Finally, the E-M10 Mark III's Art Filter (ART) collection grows to 15 with the arrival of a new Bleach Bypass effect.
Build and handling
Revised design and grip
Magnesium alloy construction
We've always been impressed with the build and finish of the E-M10 range, and the Mark III is no different. Constructed from magnesium alloy, the E-M10 Mark III and has a solid, durable feel that certainly feels much more premium than DSLR rivals like the Canon EOS Rebel T7i (EOS 800D).
The shallow but effective grip on the Mark II has been beefed up, with the enlarged front grip offering a more satisfying hold without sacrificing the E-M10 Mark III's diminutive proportions.
The E-M10 Mark III maintains the pleasing retro design of the Mark II, but with a few revisions once you look a little closer, most notably to the dials on the top plate.
The retro-styled power switch carries over from the Mark II – pushing this beyond the power-up position pops up the flash – but the design of the three dials has been refined, with the main mode dial more pronounced.
As before, the shutter release is at the centre of the front-most dial and within easy reach of your index finger, while the rear and mode dials are easy to operate with your thumb. The mode dial doesn't have a lock, but as we've found with the Mark II, it isn't easily knocked out of position in use.
Coverage across most of the frame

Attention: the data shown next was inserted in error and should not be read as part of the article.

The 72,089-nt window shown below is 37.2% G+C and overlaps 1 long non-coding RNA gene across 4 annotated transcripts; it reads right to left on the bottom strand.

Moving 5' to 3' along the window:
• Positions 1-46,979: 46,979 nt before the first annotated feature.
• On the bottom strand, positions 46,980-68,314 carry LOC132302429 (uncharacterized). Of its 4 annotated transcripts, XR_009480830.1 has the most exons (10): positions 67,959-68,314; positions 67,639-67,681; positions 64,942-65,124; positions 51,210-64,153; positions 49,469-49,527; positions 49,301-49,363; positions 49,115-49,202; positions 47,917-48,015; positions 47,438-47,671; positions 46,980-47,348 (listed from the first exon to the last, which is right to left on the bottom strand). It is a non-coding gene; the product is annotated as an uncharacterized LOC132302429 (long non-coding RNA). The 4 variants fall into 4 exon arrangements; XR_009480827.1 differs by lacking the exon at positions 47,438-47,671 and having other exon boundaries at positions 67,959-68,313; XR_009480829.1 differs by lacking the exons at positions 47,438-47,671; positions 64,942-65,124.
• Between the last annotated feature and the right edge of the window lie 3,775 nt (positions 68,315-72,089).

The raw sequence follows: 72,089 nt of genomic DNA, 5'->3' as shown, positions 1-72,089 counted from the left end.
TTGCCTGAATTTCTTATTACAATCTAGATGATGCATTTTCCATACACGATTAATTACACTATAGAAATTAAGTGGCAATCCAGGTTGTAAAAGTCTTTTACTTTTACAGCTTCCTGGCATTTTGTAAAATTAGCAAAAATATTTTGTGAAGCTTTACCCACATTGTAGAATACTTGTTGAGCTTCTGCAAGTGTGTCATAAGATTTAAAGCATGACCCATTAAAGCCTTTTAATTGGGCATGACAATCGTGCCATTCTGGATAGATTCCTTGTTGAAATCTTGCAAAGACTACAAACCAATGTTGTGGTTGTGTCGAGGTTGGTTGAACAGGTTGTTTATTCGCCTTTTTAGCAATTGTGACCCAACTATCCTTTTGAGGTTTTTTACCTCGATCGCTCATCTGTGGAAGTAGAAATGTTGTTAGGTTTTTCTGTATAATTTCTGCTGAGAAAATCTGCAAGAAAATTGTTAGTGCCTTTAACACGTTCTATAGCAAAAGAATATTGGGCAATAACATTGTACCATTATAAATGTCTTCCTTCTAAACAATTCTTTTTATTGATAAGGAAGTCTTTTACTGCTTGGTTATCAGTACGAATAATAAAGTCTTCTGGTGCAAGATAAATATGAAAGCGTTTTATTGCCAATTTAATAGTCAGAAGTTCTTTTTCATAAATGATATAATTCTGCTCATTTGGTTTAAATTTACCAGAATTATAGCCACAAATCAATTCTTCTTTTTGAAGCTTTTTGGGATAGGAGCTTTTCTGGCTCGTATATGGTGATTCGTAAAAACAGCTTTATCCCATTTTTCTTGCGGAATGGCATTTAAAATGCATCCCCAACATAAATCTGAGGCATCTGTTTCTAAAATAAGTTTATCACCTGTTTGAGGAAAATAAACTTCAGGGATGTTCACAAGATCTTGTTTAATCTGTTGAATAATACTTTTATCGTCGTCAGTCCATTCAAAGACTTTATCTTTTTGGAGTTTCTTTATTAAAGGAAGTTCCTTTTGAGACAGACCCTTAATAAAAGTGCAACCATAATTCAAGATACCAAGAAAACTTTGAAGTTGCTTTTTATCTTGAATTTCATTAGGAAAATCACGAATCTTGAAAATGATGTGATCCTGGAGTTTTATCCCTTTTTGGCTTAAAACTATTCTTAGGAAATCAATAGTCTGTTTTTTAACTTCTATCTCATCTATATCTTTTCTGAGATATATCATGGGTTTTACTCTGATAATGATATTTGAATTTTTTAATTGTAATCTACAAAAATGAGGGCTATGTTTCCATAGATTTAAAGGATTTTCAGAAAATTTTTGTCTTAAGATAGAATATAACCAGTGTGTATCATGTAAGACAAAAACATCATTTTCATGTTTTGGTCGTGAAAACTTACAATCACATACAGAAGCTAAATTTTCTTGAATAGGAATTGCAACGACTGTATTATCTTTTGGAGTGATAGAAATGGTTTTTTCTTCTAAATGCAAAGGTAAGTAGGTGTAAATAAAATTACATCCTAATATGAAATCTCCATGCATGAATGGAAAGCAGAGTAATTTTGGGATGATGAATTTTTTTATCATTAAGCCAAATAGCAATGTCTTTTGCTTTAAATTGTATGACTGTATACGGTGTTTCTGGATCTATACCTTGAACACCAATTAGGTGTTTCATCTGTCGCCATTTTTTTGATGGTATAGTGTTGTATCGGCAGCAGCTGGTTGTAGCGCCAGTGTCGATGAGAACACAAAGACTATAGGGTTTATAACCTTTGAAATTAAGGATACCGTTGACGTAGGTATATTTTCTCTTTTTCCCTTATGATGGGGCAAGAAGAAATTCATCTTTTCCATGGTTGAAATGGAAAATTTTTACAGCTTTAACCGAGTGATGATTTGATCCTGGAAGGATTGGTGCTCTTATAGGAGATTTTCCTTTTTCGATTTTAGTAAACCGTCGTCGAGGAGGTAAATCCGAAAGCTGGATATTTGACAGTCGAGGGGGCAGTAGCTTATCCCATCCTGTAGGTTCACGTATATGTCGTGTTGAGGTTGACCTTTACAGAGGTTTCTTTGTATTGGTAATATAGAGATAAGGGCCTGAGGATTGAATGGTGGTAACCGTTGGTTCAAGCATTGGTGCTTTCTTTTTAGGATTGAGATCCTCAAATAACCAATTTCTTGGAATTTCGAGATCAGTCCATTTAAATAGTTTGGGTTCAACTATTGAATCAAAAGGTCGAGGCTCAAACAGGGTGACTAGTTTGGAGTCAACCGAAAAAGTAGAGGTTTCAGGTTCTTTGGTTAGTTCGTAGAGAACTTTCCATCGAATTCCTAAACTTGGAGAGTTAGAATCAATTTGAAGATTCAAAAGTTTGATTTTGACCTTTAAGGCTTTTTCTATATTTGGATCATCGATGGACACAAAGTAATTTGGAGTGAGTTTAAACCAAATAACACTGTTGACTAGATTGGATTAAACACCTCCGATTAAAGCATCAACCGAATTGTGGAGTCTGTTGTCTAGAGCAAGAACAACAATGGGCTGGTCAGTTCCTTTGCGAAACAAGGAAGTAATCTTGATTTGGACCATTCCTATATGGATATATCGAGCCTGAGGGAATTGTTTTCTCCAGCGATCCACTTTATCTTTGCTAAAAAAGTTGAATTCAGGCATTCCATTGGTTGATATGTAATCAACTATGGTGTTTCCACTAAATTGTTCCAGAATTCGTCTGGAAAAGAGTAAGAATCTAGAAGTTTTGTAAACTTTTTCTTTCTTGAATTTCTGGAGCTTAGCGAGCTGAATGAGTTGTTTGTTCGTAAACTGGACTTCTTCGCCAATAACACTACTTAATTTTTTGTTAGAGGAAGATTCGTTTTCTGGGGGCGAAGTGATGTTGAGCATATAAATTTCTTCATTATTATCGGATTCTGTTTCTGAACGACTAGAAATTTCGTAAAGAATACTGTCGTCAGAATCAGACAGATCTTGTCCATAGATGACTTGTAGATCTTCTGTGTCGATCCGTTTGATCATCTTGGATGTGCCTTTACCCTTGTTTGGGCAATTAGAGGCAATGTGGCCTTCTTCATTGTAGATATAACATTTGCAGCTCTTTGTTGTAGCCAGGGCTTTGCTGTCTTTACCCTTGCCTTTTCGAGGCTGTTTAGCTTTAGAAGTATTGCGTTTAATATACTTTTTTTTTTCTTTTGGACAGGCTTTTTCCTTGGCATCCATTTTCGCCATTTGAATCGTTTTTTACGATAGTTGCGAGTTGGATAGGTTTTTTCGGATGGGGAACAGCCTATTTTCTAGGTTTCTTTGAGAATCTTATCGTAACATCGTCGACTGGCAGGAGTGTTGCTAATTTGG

Face Priority AF and Eye Detection AF
The AF performance of the outgoing E-M10 Mark II really impressed us as well, and the system in the E-M10 Mark III appears to be even better.
There's a boost in contrast-detect AF points, from 81 to 121, which combined with the addition of the latest TruePic III image processor should deliver even snappier focusing speeds.
In the brief time we had with the camera we were impressed with the focusing speed, even with relatively poorly-lit subjects. We'll be able to report back in more detail once we've shot for a longer period with the OM-D E-M10 Mark III, in particular on how the AF Tracking performs.
8.6fps burst shooting
Mechanical shutter up to 1/4000 sec
Electronic shutter up to 1/16,000 sec
As far as burst shooting is concerned, the OM-D E-M10 Mark III gets a very modest speed boost over the Mark II, from 8.5fps to 8.6fps. While that's only a marginal improvement, it's still quicker than the likes of Fujifilm's X-T20 (8fps), and noticeably quicker than either the Canon EOS Rebel T7i / EOS 800D (6fps) or Nikon D5600 (5fps).
+/-3 EV exposure compensation in 1/3 or 1/2-stop increments
15 Art filters
We had the chance to take a few test shots with the OM-D E-M10 Mark III, and its JPEG files look pretty good.
We'll have to shoot more with the camera to get better idea of how it performs, but JPEG images at ISO400 hold up well. There's perhaps a hint of luminance (grain-like) noise visible at 100%, but nothing untoward, while there's a good level of detail visible in low-to-mid-sensitivity range shots. Noise is controlled well up to around ISO6400, when some areas in JPEGs start to take on a slightly painterly appearance when viewed at 100%.
The Olympus OM-D E-M10 Mark III might not be a massive leap forward over the Mark II, with much of the camera's specification remaining the same, but Olympus has refined and tweaked one of our favorite mirrorless cameras.
A boost in resolution would have been welcome, but despite this the OM-D E-M10 Mark III should still become a popular choice amongst enthusiasts and new users alike.